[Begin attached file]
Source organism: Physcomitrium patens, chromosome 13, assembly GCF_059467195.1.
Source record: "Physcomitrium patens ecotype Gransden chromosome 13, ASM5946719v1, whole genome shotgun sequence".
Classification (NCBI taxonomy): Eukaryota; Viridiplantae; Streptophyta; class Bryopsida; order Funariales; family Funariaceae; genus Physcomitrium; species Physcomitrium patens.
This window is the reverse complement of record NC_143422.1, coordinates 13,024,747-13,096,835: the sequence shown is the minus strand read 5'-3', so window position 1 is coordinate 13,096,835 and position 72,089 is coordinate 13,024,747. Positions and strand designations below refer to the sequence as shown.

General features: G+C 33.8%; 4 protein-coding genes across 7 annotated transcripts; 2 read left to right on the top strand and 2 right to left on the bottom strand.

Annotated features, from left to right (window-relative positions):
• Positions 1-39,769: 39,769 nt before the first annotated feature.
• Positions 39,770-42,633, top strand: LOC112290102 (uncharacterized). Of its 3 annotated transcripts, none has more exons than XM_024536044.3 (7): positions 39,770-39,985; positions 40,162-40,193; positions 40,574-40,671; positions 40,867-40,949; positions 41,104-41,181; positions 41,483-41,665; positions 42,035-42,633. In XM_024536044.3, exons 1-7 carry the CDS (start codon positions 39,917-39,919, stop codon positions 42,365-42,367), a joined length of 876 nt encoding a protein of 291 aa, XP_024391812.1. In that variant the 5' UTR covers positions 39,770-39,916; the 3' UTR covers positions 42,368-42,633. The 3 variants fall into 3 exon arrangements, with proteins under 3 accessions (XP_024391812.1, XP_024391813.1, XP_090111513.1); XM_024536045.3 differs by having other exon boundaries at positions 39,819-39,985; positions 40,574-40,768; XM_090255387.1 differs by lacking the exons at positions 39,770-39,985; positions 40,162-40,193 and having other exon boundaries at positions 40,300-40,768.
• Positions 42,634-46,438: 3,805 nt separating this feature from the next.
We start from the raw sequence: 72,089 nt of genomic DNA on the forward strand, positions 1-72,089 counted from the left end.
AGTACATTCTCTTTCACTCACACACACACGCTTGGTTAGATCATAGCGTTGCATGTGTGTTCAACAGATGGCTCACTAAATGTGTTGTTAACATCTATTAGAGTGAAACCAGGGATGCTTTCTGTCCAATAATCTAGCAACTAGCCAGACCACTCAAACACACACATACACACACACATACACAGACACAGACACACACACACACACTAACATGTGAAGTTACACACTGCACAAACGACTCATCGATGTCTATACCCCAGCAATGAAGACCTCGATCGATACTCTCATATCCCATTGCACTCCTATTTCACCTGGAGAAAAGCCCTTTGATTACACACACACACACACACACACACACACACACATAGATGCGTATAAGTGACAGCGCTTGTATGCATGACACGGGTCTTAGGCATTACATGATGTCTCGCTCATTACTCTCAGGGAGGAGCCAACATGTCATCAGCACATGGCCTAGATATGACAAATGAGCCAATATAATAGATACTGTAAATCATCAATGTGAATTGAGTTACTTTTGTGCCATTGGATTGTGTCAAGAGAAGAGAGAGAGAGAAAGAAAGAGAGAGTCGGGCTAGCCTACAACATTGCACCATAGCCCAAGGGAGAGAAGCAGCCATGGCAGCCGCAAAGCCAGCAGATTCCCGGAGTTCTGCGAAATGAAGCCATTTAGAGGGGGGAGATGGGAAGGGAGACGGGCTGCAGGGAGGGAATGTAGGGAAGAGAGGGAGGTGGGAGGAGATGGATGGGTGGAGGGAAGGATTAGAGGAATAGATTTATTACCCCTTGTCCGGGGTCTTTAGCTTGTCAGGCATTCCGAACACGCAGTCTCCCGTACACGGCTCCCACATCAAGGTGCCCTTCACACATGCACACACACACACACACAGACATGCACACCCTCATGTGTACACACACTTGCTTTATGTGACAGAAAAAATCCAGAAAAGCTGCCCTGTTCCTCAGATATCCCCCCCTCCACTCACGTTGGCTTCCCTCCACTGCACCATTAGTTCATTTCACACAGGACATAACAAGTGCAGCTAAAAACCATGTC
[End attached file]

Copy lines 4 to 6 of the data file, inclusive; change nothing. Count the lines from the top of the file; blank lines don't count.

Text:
This window is the reverse complement of record NC_143422.1, coordinates 13,024,747-13,096,835: the sequence shown is the minus strand read 5'-3', so window position 1 is coordinate 13,096,835 and position 72,089 is coordinate 13,024,747. Positions and strand designations below refer to the sequence as shown.

General features: G+C 33.8%; 4 protein-coding genes across 7 annotated transcripts; 2 read left to right on the top strand and 2 right to left on the bottom strand.

Annotated features, from left to right (window-relative positions):